An international housing market in the British Isles: Evidence from business and medium-term cycles using a Friedman test
David Gray ()
Urban Studies, 2020, vol. 57, issue 2, 307-322
It has been averred that there is an international market in housing (inter alia, Adams Z and FÃ¼ss R (2010) Macroeconomic determinants of international housing markets. Journal of Housing Economics 19(1): 38â€“50; Helbling T and Terrones M (2003) When Bubbles Burst â€“ Chapter II, World Economic Outlook . April. Washington, DC: IMF; Pomogajko K and VoigtlÃ¤nder M (2012) Co-movement of house price cycles â€“ A factor analysis. International Journal of Housing Markets & Analysis 5(4): 414â€“427). Although some authors examine the business cycle range, the mechanism by which this comes about is more likely to reflect financial market integration and evidence for this should be found in the medium-term cycle range. As a case study, there is an analysis of three associated â€˜regionalâ€™ housing markets and their price movements. Northern Irelandâ€™s economy is distinct but should be linked to the rest of the UK by common policy shocks, and to Eire through a mutual border. Using a Friedman test, it is found that even this small cluster is not integrated. It is asserted that a housing cycle has both a financial and a business component. As Drehmann et al. (Drehmann M, Borio C and Tstasaronis K (2012) Characterising the financial cycle: Donâ€™t lose sight of the medium term! BIS Working Papers, No. 380, Bank for International Settlements, June) argue, cycles in the medium-term range are significant in housing. A dual component approach highlights the relevance of cyclical interaction for both revealing integration and the need to intervene to moderate cyclical reinforcement for crisis-avoidance. After 1995, Dublin and London are found to be more integrated than before, which is consistent with the international city integration thesis of Holly et al. (Holly S, Pesaran H and Yamagata T (2011) The spatio-temporal diffusion of house prices in the UK. Journal of Urban Economics 69(1): 2â€“23). Lastly, a simple test for cyclical asymmetry indicates that there is highness (the obverse of deepness, where the troughs are deeper than peaks) in the UK financial cycle.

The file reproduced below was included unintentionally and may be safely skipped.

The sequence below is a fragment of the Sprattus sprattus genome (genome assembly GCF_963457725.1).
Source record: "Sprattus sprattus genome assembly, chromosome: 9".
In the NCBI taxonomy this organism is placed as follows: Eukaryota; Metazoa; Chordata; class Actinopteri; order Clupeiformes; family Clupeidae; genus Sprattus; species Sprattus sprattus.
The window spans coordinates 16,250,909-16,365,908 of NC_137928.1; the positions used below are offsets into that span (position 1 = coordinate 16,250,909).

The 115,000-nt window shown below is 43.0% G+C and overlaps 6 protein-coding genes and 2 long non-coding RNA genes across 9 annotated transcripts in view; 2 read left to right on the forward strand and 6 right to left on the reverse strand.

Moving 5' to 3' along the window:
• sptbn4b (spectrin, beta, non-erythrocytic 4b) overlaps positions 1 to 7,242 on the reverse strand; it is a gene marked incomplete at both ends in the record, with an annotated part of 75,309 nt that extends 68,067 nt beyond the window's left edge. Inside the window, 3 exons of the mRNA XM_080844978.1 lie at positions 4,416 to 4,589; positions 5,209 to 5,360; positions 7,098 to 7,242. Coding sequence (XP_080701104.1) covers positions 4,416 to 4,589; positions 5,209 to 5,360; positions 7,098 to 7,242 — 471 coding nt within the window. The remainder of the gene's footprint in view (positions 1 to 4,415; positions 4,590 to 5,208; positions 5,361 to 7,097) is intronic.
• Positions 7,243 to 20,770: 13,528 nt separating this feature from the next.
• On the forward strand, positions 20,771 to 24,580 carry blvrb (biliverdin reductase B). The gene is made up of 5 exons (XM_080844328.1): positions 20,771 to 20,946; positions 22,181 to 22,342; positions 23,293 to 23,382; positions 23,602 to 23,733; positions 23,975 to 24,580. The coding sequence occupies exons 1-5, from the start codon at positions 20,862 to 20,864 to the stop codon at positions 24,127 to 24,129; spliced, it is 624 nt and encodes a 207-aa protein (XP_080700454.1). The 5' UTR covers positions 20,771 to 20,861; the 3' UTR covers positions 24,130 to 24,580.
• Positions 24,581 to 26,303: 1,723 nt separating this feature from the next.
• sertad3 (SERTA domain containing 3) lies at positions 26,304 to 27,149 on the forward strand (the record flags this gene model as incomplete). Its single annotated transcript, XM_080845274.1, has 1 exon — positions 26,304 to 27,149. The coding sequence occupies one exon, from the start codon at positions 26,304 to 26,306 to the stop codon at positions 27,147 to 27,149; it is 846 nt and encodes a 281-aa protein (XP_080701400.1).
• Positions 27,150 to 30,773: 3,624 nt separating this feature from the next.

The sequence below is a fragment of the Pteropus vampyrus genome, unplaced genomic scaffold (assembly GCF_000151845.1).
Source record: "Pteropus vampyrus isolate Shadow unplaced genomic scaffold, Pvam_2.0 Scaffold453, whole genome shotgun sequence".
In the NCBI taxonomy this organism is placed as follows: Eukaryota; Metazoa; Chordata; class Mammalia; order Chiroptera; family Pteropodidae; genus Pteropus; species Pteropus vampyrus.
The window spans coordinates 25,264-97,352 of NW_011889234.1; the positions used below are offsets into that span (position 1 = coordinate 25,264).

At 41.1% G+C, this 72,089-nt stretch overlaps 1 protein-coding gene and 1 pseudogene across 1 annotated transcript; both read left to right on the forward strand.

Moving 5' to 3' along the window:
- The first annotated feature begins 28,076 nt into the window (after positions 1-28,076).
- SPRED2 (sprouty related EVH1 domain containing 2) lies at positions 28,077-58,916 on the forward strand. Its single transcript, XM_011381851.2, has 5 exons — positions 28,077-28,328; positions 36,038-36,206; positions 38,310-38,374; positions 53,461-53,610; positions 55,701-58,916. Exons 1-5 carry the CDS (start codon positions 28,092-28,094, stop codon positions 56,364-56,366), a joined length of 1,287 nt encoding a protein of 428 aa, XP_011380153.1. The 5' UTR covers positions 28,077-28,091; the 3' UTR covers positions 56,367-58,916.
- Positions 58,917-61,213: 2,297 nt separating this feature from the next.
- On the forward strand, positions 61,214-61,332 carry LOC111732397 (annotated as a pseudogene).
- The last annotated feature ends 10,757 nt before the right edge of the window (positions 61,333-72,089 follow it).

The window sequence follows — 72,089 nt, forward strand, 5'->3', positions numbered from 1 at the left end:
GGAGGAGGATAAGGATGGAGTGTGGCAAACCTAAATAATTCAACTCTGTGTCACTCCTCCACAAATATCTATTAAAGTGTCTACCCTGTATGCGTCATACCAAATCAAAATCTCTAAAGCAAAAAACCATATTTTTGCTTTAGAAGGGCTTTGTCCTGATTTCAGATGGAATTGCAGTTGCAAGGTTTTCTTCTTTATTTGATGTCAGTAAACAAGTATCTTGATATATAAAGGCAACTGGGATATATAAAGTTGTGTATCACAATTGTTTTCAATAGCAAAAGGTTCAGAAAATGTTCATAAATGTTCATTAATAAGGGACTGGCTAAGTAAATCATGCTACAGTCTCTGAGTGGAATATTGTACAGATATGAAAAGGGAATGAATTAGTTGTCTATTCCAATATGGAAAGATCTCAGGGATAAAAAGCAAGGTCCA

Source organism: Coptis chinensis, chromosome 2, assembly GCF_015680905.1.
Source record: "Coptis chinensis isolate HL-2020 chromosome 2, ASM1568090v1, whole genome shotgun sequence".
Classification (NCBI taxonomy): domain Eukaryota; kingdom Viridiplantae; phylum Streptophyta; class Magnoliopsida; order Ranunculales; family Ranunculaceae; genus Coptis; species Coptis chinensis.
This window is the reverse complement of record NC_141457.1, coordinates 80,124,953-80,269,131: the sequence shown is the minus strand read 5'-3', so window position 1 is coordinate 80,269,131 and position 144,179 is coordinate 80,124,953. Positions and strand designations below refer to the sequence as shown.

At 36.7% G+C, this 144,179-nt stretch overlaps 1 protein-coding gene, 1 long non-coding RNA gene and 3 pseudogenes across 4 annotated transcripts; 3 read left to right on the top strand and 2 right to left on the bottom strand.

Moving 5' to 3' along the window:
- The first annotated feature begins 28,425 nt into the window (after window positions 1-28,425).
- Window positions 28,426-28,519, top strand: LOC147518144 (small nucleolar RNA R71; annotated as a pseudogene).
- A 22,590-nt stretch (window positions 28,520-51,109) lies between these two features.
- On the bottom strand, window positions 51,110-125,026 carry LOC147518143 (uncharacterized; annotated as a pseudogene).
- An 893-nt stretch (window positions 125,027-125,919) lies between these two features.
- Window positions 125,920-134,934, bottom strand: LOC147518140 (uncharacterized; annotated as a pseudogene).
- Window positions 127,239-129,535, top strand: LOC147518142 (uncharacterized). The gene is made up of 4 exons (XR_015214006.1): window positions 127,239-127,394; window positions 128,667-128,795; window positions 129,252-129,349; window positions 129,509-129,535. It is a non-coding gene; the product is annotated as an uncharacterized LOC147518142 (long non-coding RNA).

Keywords: business and medium-term cycles; economic processes; finance; financialisation; Friedman test; housing; å•†ä¸šå’Œä¸æœŸå‘¨æœŸ; ç» æµŽè¿‡ç¨‹; é‡‘èž; é‡‘èž åŒ–; å¼—é‡Œå¾·æ›¼æµ‹è¯•; ä½ æˆ¿ (search for similar items in EconPapers)
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Persistent link: https://EconPapers.repec.org/RePEc:sae:urbstu:v:57:y:2020:i:2:p:307-322
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